What are Online Bulletin Boards?
4/13/22 / Carly Doolittle
What are Online Bulletin Boards?
Online bulletin boards are a qualitative research tool used to facilitate online group discussions. Users are able to login, answer questions, read and comment on other participant’s posts, and view various types of media. This asynchronous tool allows participants to login on their own schedule, often on suggested time intervals such as every 24 or 48 hours. A moderator interacts with the board by posing new or follow-up questions, encouraging participant interaction, and providing feedback on excellent posts. Online bulletin boards are a valuable qualitative research tool, but are not as common as other qualitative methods such as focus groups. How do these two qualitative tools compare, and which should you use for your research project?
Online Bulletin Boards vs Online Focus Groups
For an online focus group, individuals sign on to a video call at a specific time. Every member of the group is expected to join at the same time and participate in a guided conversation for a predetermined amount of time. Typically, these conversations last about 90 minutes.
In an online focus group, participants are able to bounce ideas off of each other in real time. However, with online bulletin boards, participants are still able to comment and interact with each other’s ideas, but they are given a longer time to craft a response. This can result in more thoughtful and meaningful contributions. The internet anonymity of an online bulletin board format also encourages quiet participants to interact to a greater extent by eliminating some of the fear of speaking in front of a group. In both online focus groups and online bulletin boards, encouraging group interaction is a key role of the moderator.
While both formats enable participants to interact with each other, focus groups typically have more inter-participant communication. This can be good or bad depending on the topic and desired data outcomes.
As focus groups and online bulletin boards are both qualitative research methods, they produce similar types of data. Both options produce usable high-quality insights that are equally transferable and to final reporting.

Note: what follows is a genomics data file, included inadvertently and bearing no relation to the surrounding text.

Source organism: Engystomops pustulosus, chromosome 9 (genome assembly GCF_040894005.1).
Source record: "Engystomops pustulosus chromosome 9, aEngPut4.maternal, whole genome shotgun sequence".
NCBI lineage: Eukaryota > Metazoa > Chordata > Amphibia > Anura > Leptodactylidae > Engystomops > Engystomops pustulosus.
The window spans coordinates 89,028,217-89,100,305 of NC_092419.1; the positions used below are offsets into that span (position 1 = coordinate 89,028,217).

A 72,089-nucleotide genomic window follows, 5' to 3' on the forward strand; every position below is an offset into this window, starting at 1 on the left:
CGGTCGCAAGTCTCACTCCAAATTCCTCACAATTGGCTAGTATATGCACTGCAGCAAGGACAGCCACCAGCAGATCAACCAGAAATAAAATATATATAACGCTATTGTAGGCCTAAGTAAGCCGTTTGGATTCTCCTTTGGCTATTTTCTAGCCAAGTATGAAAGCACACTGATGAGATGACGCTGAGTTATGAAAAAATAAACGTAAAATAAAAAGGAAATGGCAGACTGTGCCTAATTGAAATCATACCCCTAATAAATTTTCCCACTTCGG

Advantages to Online Bulletin Boards
While both online focus groups and online bulletin boards can provide valuable insights, online bulletin boards offer the advantage of increasing participation among harder to reach populations. By removing the barrier of a specific meeting time, online bulletin boards allow for more flexible participation. Hard to reach professionals or students can check the board on their lunch break or quickly after work hours. Having loose time constraints also allows you to have participants spanning across multiple time zones.
The online format allows participants the opportunity to add photos, videos, website links or other media that in traditional focus groups they would not be able to share.
Online bulletin boards also offer the advantage of allowing for moderators to facilitate more than one board at a time. Typically, a board has 15-20 participants because a moderator does not have to be present at all times. This can allow for a quicker project timeline as many participants are able to work through the board concurrently.
Moderators are also able to program some questions on the board as public questions where everyone is able to see other’s responses, or private questions where only the participant and the moderator can see the response. This feature allows for the best of both worlds—group think when needed, as well as a private, more interview-like environment to prevent group think where appropriate. Additionally, moderators can send private messages to participants allowing for more in-depth follow-ups on public questions.
Online bulletin boards and online focus groups both have their benefits. However, an online bulletin board may be better for some projects, while focus groups may be better for others. Consider the topics being discussed, whether you need a real-time group dynamic or not, and project timeline, to figure out which is best for your qualitative research project.